Continued from the previous page.
Despite my whining about the mud,
standing water, and lack of leaves/flowers in the park in December, it's
still a beautiful place to visit -- even in the winter. Here are
more photos to prove it, all taken December 11-13.
One reason we like Brazos Bend so much is all the trails that are
great for hiking, running, and cycling. Some are also open to equestrians.
New to us this visit are large maps at all the trail intersections
that show where you are:
Even if you're carrying a paper trail map with you, it's nice to see
your location on these signs. Each sign also has additional
information about nearby activities to enjoy, alligator cautions, water
You can see various maps of the park on the official website.
This link is for the trail map.
Here are two map sections. The first one is the left side (to the west)
and the second section is the right side (to the
east). Due north is toward the top, as it should be on any map. I marked
the location of our campsite with a red dot. The campgrounds are fairly
centrally located for all the trails and large picnic areas at Elm, 40
Acre, and Hale lakes.
I'll refer to various lakes, trails, and other features in the
following photos, which I'll categorize by area.
SCENES AROUND ELM LAKE
Elm is the largest of several lakes at Brazos Bend State Park and one
of the best places to observe birds and alligators. The trail
circumnavigating the lake is one of my favorites and very popular with
other visitors on weekends, even in the winter.
There are three large picnic areas in the park. One is on the north
side of Elm Lake:
Lots of strips of land form narrow "barrier islands" in Elm
Lake about 75 to 100 feet from the shoreline, giving alligators, birds,
and other critters safe places to feed, nest, and sleep
-- while still affording excellent wildlife-watching and photography
opportunities to humans.
Above and below: trail along west
side of Elm Lake, where I saw this 'gator each day
The little strips of land on the
south side of Elm Lake are one of the best places to spot alligators
because they like to lie in the
sun. It helps to have binoculars and/or a long camera lens.
Numerous species of birds either call Brazos Bend home all year
long or migrate here in the winter.
One of my favorite kinds of birds to watch was the Black-Bellied Whistling Duck.
I don't remember seeing them before but they were all around Elm Lake during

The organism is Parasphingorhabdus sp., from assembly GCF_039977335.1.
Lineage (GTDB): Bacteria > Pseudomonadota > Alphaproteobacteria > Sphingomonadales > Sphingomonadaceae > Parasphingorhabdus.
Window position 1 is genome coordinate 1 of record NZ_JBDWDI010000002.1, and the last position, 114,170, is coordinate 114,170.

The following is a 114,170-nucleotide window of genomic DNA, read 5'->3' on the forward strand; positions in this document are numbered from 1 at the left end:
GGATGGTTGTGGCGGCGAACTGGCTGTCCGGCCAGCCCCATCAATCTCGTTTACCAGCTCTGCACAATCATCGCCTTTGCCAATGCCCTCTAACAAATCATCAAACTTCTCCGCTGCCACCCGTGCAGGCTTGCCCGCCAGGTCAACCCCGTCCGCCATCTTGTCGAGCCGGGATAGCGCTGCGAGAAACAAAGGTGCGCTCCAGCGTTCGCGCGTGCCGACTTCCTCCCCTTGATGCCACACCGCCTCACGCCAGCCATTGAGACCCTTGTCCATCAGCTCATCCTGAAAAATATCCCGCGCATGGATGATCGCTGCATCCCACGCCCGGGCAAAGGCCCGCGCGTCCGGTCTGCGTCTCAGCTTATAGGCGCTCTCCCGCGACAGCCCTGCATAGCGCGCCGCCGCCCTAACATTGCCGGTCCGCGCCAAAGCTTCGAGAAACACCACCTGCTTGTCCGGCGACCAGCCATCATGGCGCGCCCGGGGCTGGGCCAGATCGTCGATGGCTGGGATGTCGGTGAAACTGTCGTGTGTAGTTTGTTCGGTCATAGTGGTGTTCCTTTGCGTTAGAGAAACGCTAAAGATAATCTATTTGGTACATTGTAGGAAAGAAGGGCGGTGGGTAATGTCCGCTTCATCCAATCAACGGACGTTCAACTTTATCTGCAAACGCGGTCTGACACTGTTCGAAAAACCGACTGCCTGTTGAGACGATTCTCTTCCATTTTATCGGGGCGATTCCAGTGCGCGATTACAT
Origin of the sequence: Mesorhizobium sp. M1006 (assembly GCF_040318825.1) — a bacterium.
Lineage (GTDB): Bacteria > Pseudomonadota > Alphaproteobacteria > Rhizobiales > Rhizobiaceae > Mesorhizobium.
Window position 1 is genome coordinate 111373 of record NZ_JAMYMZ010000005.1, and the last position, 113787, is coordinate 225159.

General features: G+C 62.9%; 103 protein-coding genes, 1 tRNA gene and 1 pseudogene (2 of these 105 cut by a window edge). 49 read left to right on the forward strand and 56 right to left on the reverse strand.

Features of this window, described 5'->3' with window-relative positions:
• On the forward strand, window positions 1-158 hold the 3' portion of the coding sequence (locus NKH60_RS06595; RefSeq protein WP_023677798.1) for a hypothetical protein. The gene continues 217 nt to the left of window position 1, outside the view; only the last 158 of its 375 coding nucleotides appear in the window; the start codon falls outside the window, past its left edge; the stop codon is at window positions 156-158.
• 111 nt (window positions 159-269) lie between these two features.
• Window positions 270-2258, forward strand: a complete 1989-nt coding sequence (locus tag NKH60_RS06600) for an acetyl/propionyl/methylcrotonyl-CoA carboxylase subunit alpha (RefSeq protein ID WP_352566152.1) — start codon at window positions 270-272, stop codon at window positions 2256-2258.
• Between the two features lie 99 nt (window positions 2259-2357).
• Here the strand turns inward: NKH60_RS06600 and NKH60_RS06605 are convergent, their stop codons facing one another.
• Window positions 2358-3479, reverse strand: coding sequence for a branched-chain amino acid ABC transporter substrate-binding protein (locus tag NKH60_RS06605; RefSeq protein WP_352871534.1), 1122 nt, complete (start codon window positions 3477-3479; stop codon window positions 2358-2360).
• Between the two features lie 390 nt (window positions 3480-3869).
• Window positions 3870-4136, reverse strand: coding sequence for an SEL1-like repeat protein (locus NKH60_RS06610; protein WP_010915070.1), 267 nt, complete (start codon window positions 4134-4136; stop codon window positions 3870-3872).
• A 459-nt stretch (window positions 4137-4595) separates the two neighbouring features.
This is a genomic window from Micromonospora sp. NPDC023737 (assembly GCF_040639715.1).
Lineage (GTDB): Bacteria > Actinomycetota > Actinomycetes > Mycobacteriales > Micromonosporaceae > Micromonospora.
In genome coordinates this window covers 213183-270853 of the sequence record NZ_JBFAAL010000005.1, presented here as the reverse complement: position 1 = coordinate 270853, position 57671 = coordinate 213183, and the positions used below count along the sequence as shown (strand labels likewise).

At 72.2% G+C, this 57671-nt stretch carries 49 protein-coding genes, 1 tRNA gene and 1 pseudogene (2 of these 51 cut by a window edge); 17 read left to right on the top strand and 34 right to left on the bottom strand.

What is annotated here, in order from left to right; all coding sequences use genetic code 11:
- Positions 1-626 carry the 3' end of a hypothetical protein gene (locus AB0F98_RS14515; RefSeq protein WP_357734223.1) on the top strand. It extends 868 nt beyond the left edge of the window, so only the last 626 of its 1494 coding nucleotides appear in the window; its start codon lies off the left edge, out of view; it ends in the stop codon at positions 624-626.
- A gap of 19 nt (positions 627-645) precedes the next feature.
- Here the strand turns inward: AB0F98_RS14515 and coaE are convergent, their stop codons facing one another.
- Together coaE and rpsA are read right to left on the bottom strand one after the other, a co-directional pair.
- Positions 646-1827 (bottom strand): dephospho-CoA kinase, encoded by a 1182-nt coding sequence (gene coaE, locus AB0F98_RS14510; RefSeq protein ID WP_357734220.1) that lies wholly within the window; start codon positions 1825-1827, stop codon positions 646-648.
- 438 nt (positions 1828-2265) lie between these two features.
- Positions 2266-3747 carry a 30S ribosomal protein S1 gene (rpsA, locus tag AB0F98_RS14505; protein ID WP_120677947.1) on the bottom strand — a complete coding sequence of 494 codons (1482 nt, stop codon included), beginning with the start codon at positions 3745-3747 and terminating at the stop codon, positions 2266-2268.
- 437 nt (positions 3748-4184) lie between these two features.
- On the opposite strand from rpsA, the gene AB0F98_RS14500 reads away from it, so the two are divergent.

our visit this time. If a group of them was sitting on the path or
floating near it in the water, they'd all fly away when I got close to
them, making a whistling sound.
Above and below:
black-bellied whistling ducks
I got some videos of the sound and the white blur they made while flying
(the underside of their wings is white) but we haven't learned how to transfer
them from my cell phone to this website yet.
The wide, flat Spillway Trail connects Elm and 40 Acre lakes. Because it crosses
wetlands, it's another great place to see alligators and water birds:
As long as you don't provoke
the large alligators on or near the trail,
they aren't prone to attack people
or dogs walking by.
The water near this bridge on the Spillway
Trail must contain a lot of little fish
because I have often seen egrets, herons,
and other birds "fishing" here.
40 ACRE LAKE
Brazos Bend has at least seven lakes. 40 Acre Lake is the third largest
Like Elm Lake, 40 Acre Lake is also very popular with visitors. It is near the park
entrance, it has a large picnic area under sprawling live oak trees, and there is
a nice flat path around it. It's smaller than Elm Lake so there aren't as many nesting
areas for birds and alligators but it has its fair share of both.
It also has a wooden observation tower that you can climb:
One day Jim and I were hiking separately and I saw him coming
toward me from a distance around 40 Acre Lake. I was near the
observation tower on this side of this pelican and silently pointed
it out to Jim so we didn't scare it away or provoke it:
Since there wasn't any water under the little bridge, Jim just walked
around the bridge and the bird wasn't disturbed.
I don't remember seeing pelicans here previously, either.
OTHER LAKES IN THE PARK
If you scroll back up to the maps of Brazos Bend near the top of this entry you can
see three U-shaped AKA "horseshoe" lakes that were cut off from the main
channel when the meandering Big Creek gradually made tangents caused by
erosion after big rainfalls.
This is a picture of New Horseshoe Lake that I took from the path around Elm Lake:
That one is full of water and very photogenic.
I hiked the muddy trail around nearby Old Horseshoe Lake. It is
so overgrown with cattails now that it looks more like a field than a lake:
In 2010 and 2011 I enjoyed hiking around the largest horseshoe
lake in the park, Hale Lake, but the trails around both the outside and inside of the
elongated U-shaped lake were closed this time because of mud and high water.
This is a picture I took from the pier overlooking the middle of
Lake Hale back in 2010:
This time the right side of that bridging is under water and the
pier is closed, as well as all the trails around Hale Lake:
That water is at least six feet higher than it was in the first picture,
We might stop at Brazos Bend on our way back home at the end of
this trip. If we do, I'll have another entry with more photos if I can
get some good ones.
If you want to see prettier photos from Brazos Bend in the spring, there are several entries in our
2011 web journals.
Next entry: overnight stop at South Llano River
State Park in Texas
"Runtrails & Company" - Sue Norwood, Jim O'Neil,
Cody, Casey, and Holly-pup
© 2018 Sue Norwood and Jim O'Neil